A reflection by our own Joe Rutter
“God don’t make no junk.”
Ethel Waters, African American Entertainer and Devout Roman Catholic
In 1975, after I had graduated from Ohio State (the first time) and I was full of the desire to change the world and work for justice and peace, I volunteered to be a community organizer in a neighborhood in Detroit, Michigan. The project I joined was the North Central Detroit Community Organizing Project. We were funded in part by the Catholic Campaign for Human Development and by a consortium of Christian churches in the neighborhood. The State Fair neighborhood between 6 Mile and 8 Mile Roads was an ethnically diverse community rapidly becoming less so as “white flight”, encouraged by the “block busting” tactics of the realtors, convinced many long time residents that the city was no longer safe to live in after the riots in 1968.
My job was to go door to door, to talk to residents about their concerns regarding the neighborhood and, where there seemed to be enough common concern about some issue such as street lighting or rats in the alley, to help residents organize a meeting with public officials to get the problems resolved. The idea was that this would be empowering and would also help residents realize that a broad spectrum of their neighbors shared their same concerns and aspirations. Our goal was to break down some of the racial prejudice and hopelessness found in the community.
I don’t know if my work that year made much difference in the lives of the people there. I do know that I received countless gifts of insight, wisdom, human empathy, laughter, grief, and love. I entered the experience believing in the equal rights of all people, but I left Detroit understanding that our human condition, our amazing array of racial, ethnic, and cultural diversity, is what God desires for us and how God created us. Differences are not the problem. Accepting and celebrating differences is our salvation.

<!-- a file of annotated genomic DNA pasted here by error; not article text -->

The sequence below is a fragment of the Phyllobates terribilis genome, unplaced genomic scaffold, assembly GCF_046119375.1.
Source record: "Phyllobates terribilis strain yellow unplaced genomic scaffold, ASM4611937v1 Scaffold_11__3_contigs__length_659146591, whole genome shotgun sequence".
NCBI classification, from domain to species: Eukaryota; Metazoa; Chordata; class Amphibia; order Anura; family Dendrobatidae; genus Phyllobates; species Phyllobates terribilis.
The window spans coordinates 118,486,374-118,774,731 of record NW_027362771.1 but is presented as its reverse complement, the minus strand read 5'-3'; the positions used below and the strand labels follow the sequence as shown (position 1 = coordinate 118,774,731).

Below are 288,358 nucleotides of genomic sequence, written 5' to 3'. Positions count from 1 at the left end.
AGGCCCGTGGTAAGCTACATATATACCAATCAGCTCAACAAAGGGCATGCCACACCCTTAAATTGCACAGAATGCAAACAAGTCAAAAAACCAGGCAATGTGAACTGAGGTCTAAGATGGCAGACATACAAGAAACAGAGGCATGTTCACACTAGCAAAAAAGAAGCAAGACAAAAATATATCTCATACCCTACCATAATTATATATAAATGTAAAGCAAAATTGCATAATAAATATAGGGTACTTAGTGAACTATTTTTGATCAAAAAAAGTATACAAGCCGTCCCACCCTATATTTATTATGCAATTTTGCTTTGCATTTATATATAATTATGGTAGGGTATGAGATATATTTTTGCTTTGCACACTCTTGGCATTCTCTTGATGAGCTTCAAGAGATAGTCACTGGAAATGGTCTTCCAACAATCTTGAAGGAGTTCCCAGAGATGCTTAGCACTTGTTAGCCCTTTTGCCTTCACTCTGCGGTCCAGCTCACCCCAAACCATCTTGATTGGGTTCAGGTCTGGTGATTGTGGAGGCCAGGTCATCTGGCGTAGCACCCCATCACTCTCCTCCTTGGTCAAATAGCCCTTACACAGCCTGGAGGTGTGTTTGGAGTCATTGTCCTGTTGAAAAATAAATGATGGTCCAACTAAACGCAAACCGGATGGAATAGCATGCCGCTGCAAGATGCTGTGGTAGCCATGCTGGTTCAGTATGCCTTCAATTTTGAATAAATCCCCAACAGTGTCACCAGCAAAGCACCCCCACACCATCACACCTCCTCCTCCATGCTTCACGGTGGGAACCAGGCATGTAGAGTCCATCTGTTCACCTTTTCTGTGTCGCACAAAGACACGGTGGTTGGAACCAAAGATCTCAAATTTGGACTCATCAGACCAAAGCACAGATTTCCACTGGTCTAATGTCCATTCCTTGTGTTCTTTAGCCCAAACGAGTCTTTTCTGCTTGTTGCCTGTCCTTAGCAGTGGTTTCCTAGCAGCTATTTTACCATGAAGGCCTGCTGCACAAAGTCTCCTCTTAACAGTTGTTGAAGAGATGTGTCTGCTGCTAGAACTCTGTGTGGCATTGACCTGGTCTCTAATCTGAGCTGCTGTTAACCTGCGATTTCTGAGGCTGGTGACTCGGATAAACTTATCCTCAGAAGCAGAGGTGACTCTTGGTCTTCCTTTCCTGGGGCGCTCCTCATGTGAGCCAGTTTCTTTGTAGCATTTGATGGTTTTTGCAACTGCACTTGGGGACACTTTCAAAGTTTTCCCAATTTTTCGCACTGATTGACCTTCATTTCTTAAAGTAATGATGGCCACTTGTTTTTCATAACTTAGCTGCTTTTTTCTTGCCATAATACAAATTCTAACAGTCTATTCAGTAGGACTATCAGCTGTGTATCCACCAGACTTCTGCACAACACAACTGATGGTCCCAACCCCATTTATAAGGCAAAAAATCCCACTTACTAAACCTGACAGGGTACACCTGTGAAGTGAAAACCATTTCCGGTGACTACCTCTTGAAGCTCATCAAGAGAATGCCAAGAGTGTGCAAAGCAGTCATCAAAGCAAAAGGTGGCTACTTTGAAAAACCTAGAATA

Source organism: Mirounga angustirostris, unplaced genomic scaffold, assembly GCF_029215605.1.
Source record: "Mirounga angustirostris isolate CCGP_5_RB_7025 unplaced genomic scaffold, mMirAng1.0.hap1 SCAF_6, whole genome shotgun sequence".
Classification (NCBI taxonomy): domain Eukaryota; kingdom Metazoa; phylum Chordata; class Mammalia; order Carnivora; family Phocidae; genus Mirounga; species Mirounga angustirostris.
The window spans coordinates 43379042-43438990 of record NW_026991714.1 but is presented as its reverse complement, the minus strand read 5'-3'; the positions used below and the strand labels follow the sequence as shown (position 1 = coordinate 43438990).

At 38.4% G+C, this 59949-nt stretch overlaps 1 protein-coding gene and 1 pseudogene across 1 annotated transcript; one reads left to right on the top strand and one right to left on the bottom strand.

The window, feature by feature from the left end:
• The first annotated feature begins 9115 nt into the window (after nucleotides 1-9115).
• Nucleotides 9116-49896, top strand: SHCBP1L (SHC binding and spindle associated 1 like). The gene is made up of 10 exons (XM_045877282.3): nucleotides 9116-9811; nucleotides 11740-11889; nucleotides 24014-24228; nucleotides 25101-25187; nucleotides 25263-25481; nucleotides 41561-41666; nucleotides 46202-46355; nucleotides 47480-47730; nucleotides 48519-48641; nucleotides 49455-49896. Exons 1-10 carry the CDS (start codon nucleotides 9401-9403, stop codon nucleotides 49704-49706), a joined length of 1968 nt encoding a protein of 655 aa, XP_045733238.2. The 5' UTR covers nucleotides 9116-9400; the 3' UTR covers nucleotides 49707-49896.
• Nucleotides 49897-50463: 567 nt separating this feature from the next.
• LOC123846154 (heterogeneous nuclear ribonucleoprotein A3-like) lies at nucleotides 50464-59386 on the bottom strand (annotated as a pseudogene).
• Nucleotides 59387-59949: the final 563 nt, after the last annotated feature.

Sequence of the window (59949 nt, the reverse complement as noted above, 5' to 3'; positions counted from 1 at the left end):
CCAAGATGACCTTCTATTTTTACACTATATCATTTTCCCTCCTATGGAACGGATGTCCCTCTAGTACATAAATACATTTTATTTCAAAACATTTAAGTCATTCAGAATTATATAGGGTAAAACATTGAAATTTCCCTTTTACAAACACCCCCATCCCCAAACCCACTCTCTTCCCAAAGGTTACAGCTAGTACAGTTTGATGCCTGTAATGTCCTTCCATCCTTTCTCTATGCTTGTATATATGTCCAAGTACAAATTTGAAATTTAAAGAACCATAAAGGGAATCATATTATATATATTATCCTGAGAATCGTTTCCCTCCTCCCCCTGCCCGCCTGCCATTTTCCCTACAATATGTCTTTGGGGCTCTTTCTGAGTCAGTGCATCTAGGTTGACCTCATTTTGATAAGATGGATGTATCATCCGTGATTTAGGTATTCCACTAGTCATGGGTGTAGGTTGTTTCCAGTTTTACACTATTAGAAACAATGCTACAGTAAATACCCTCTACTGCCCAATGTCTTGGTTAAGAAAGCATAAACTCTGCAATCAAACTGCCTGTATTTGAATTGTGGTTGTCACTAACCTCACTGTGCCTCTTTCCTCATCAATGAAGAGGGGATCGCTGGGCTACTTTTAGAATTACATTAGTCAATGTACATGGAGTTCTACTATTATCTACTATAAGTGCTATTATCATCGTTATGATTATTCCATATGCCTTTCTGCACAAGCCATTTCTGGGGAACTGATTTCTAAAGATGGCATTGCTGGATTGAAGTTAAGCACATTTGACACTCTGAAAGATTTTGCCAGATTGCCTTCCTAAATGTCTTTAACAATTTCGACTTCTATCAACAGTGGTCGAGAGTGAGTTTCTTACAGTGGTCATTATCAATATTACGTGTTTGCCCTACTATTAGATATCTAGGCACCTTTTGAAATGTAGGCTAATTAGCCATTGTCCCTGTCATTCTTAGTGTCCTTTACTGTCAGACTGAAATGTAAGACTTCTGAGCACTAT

I talked to a lot of people that year, but the majority of folks I spoke with were Black Americans. The ones who opened their doors to me (and there were many) knew they had a well-meaning but somewhat clueless white boy on their hands, and they told me their stories. They had moved north during the war to work for Ford or GM, or they had married a man who was from Michigan, or they had been in Detroit for generations. They were Baptist, or Lutheran, or Roman Catholic, or Pentecostal. They told me about the cruelties of segregation, how they experienced daily insults to their dignity in schools, businesses, public accommodations, and churches. They told me stories about working for equal justice, about long labor strikes and how the black workers were always the first to be laid off or beaten. Many who worked in the auto plants bought their first home in the “mixed’ State Fair neighborhood so their kids could attend the better schools. They regretted the violence of the “riots” but understood the pent up anger and frustration. They hated how their city was resegregating but felt powerless to change the situation.
James Evans, in his essay on Black theology, states that living in a racist society requires that people of African descent first understand what it means to be black, and then what it means to be human. In a way I never expected, the residents of Detroit taught me what it means to be the person God made me to be. Their struggles to be faithful and authentic in a society that did not value or acknowledge them as being in the image and likeness of God gave me courage to see myself as beautiful and soulful. To not “let nobody turn me around” but rather to grow into the Imago Dei I’m called to be. Amen.